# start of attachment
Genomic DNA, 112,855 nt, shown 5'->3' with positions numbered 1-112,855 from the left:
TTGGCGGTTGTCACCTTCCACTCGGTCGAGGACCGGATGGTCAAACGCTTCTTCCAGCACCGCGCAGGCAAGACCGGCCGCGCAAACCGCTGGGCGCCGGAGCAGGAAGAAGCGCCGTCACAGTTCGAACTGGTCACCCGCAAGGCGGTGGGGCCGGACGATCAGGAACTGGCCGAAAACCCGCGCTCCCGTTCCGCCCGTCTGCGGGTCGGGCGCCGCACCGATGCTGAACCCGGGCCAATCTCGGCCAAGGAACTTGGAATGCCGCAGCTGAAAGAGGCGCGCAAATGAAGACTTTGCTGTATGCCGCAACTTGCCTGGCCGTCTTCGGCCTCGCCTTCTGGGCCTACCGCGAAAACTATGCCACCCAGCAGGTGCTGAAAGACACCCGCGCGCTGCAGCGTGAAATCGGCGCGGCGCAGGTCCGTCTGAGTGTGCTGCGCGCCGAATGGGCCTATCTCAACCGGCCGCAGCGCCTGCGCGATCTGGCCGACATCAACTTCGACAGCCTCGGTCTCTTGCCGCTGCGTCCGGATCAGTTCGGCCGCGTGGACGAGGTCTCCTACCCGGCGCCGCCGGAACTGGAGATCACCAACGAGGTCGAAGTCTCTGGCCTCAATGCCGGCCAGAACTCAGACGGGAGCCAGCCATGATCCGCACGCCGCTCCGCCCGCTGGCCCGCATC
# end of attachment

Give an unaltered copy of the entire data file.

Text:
Genomic DNA, 112,855 nt, shown 5'->3' with positions numbered 1-112,855 from the left:
TTGGCGGTTGTCACCTTCCACTCGGTCGAGGACCGGATGGTCAAACGCTTCTTCCAGCACCGCGCAGGCAAGACCGGCCGCGCAAACCGCTGGGCGCCGGAGCAGGAAGAAGCGCCGTCACAGTTCGAACTGGTCACCCGCAAGGCGGTGGGGCCGGACGATCAGGAACTGGCCGAAAACCCGCGCTCCCGTTCCGCCCGTCTGCGGGTCGGGCGCCGCACCGATGCTGAACCCGGGCCAATCTCGGCCAAGGAACTTGGAATGCCGCAGCTGAAAGAGGCGCGCAAATGAAGACTTTGCTGTATGCCGCAACTTGCCTGGCCGTCTTCGGCCTCGCCTTCTGGGCCTACCGCGAAAACTATGCCACCCAGCAGGTGCTGAAAGACACCCGCGCGCTGCAGCGTGAAATCGGCGCGGCGCAGGTCCGTCTGAGTGTGCTGCGCGCCGAATGGGCCTATCTCAACCGGCCGCAGCGCCTGCGCGATCTGGCCGACATCAACTTCGACAGCCTCGGTCTCTTGCCGCTGCGTCCGGATCAGTTCGGCCGCGTGGACGAGGTCTCCTACCCGGCGCCGCCGGAACTGGAGATCACCAACGAGGTCGAAGTCTCTGGCCTCAATGCCGGCCAGAACTCAGACGGGAGCCAGCCATGATCCGCACGCCGCTCCGCCCGCTGGCCCGCATC